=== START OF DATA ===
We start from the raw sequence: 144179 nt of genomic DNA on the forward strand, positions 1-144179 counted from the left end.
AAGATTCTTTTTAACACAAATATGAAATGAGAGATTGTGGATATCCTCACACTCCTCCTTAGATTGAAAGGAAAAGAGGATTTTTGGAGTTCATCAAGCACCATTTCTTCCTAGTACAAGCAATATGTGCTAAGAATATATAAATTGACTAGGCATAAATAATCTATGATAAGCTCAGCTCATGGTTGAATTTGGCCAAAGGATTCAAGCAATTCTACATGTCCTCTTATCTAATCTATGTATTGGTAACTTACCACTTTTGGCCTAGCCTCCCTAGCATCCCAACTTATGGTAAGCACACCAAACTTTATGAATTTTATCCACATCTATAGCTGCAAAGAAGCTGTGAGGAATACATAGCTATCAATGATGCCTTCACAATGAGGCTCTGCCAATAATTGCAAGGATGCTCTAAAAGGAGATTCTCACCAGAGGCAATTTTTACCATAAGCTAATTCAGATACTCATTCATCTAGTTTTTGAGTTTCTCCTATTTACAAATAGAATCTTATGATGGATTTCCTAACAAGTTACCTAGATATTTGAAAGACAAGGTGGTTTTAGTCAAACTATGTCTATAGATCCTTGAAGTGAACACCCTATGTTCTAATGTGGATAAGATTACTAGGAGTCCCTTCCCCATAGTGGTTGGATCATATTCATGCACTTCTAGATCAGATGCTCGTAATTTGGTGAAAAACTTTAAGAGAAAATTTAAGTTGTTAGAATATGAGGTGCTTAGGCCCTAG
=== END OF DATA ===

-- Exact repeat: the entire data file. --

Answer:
We start from the raw sequence: 144179 nt of genomic DNA on the forward strand, positions 1-144179 counted from the left end.
AAGATTCTTTTTAACACAAATATGAAATGAGAGATTGTGGATATCCTCACACTCCTCCTTAGATTGAAAGGAAAAGAGGATTTTTGGAGTTCATCAAGCACCATTTCTTCCTAGTACAAGCAATATGTGCTAAGAATATATAAATTGACTAGGCATAAATAATCTATGATAAGCTCAGCTCATGGTTGAATTTGGCCAAAGGATTCAAGCAATTCTACATGTCCTCTTATCTAATCTATGTATTGGTAACTTACCACTTTTGGCCTAGCCTCCCTAGCATCCCAACTTATGGTAAGCACACCAAACTTTATGAATTTTATCCACATCTATAGCTGCAAAGAAGCTGTGAGGAATACATAGCTATCAATGATGCCTTCACAATGAGGCTCTGCCAATAATTGCAAGGATGCTCTAAAAGGAGATTCTCACCAGAGGCAATTTTTACCATAAGCTAATTCAGATACTCATTCATCTAGTTTTTGAGTTTCTCCTATTTACAAATAGAATCTTATGATGGATTTCCTAACAAGTTACCTAGATATTTGAAAGACAAGGTGGTTTTAGTCAAACTATGTCTATAGATCCTTGAAGTGAACACCCTATGTTCTAATGTGGATAAGATTACTAGGAGTCCCTTCCCCATAGTGGTTGGATCATATTCATGCACTTCTAGATCAGATGCTCGTAATTTGGTGAAAAACTTTAAGAGAAAATTTAAGTTGTTAGAATATGAGGTGCTTAGGCCCTAG